This prepping and survival blog article reviews the use of iodine, in tablet or liquid form, in order to kill pathogens: bacteria, viruses, parasites.
As a method of water purification, any type of chemical disinfection is far from ideal. Commercial water purification, used to produce bottled water, often combines more than one method: micro-filtering, charcoal filtration, reverse osmosis, distillation, ozonation, etc. Municipal water supplies, in addition to using multiple methods of water purification, also use chlorination. They add small amounts of chlorine to the water as a final step to kill pathogens. Iodine is not generally used in commercial water purification.
For emergency water purification, iodine (tablets or liquid) has the advantage of being easy to store, easy to carry with you if you are camping or bugging out, and can be used without heat or electric power. However, heating the water to a full rolling boil for one minute is always better than any additive at killing pathogens. And distillation of the water is even better, since it both kills pathogens with heat and removes most contaminants by distillation.
This method of chemical disinfection is available as tablets (tetraglycine hydroperiodide) or a liquid (tincture of iodine 2% solution). I tested both options: Potable Aqua tablets and ordinary tincture of iodine.
The CDC has a good page on the use of iodine for chemical disinfection of water. They say:
“If water is extremely cold, less than 5° C (41° F), an attempt should be made to warm the water, and the recommended contact time (standing time between adding a chemical disinfectant to the water and drinking the water) should be increased to achieve reliable disinfection.”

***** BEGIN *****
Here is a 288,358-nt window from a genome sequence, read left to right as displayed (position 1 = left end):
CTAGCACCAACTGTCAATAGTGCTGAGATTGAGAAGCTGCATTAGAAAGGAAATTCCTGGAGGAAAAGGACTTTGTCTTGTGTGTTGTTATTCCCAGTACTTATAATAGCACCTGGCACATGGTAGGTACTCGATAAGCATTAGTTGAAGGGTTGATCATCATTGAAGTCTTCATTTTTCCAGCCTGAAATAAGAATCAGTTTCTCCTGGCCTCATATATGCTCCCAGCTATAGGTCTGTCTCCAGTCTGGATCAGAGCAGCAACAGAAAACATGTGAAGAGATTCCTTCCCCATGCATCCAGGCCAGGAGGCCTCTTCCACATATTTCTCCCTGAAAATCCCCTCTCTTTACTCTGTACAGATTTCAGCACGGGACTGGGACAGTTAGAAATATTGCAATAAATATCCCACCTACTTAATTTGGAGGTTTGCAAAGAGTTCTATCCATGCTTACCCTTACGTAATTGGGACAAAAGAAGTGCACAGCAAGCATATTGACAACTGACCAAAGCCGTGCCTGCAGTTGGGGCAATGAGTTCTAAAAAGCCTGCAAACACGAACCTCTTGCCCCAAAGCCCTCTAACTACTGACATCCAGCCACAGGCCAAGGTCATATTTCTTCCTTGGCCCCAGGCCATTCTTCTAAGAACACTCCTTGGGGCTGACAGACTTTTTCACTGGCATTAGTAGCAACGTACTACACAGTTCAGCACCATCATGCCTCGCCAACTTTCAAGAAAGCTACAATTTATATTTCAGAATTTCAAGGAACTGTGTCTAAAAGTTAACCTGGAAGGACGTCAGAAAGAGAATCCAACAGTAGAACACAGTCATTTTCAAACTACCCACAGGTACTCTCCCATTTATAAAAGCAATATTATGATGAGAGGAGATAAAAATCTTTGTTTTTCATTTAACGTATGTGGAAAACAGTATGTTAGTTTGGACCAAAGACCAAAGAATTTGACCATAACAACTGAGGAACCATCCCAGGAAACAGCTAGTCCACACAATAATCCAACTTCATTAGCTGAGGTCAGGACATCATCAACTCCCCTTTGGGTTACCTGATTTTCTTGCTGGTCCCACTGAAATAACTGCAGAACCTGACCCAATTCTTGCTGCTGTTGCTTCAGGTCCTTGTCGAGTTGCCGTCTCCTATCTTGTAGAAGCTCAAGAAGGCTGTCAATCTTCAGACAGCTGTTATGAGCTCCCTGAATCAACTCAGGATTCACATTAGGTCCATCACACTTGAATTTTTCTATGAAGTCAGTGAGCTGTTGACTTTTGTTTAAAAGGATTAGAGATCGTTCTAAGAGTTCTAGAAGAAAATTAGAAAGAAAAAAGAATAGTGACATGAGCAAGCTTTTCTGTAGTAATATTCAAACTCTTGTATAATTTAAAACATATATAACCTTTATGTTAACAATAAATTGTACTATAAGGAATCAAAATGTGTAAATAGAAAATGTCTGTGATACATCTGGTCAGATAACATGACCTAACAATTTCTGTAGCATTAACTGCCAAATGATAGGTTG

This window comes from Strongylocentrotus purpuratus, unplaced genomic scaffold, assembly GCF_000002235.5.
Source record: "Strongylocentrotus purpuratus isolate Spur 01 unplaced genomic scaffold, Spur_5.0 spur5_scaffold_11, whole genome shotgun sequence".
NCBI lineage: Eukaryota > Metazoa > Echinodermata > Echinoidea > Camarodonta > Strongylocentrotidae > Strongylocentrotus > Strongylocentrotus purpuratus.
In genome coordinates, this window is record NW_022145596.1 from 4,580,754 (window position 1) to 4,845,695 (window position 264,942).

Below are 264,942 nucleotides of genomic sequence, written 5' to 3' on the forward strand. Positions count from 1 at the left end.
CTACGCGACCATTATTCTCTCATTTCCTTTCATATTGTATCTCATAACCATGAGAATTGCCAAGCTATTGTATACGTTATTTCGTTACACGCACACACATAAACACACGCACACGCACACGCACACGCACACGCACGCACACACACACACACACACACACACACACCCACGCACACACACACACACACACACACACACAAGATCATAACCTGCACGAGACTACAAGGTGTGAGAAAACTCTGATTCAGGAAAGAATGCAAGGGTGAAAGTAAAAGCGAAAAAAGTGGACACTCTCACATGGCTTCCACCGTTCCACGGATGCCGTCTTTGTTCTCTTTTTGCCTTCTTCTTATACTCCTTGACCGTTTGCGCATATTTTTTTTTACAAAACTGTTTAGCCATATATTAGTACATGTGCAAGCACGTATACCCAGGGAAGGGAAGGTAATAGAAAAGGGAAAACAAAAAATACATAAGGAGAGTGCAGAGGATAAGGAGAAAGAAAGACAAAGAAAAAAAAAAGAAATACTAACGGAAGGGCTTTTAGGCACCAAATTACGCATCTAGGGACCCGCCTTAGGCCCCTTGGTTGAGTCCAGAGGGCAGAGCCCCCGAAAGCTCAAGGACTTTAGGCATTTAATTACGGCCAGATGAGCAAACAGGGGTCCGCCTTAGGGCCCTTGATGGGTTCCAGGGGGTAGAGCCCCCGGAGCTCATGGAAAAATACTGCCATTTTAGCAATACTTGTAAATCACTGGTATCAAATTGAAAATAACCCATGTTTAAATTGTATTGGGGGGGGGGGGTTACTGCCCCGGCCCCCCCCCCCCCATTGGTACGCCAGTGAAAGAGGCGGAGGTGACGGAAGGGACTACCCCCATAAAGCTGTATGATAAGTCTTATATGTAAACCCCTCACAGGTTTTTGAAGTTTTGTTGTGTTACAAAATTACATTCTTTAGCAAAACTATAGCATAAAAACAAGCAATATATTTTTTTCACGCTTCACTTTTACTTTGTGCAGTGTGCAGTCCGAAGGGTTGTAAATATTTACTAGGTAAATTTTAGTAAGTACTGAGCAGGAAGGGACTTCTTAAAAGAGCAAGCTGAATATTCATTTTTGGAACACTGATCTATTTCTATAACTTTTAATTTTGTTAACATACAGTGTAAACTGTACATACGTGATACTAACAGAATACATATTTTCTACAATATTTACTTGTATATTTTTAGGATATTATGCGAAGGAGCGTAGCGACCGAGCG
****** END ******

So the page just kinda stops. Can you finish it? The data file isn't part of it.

This recommendation is true for all chemical disinfection methods (as far as I know). Chemical reactions typically proceed more slowly at lower temperatures. So if the water is cold (below 25 degrees Centigrade or 77 degrees Fahrenheit), the length of time required for the chemicals to react with the pathogens is longer. The rule of thumb is as follows:
“Allow the water to stand for 30 minutes before drinking when the water temperature is at least 25° C (77° F). Increase the standing time for colder water: e.g., for each 10° less than 25° C (77° F), allow the water to stand for double the time before drinking it.” [CDC]
A 10 degree drop in temperature by the Centigrade scale is equivalent to an 18 degree drop on the Fahrenheit scale. So double the standing time for every 18 degree drop in temperature:
77° F = 30 minutes
59° F = 60 minutes
41° F = 90 minutes
Anything colder than 41 degrees should be warmed before using any chemical disinfection method.
I tested Potable Aqua with PA Plus from Coleman. There are two small glass bottles. The vial labeled ‘Potable Aqua’ contains the iodine chemical. The bottle labeled ‘PA Plus’ contains ascorbic acid, which is simply vitamin C. You absolutely must NOT add the two tablets to the water at the same time. The ascorbic acid deactivates the iodine, making it ineffective. FIRST, add the iodine tablets (a dark violet color) to the water, then wait the requisite time of 30 minutes or more. Only after the iodine has disinfected the water can you add the ascorbic acid (PA Plus) to take away the iodine taste.
The directions say to use 2 tablets for 1 liter or 1 quart of water. The difference in volume between a quart and a liter is too small to make a difference; that is why they say that. I used one tablet for a half liter bottle of water. The tablet should turn the water a light brown color.